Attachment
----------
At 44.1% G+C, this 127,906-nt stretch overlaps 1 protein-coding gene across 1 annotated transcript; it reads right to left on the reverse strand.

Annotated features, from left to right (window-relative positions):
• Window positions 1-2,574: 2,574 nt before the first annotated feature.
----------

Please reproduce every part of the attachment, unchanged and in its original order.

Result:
At 44.1% G+C, this 127,906-nt stretch overlaps 1 protein-coding gene across 1 annotated transcript; it reads right to left on the reverse strand.

Annotated features, from left to right (window-relative positions):
• Window positions 1-2,574: 2,574 nt before the first annotated feature.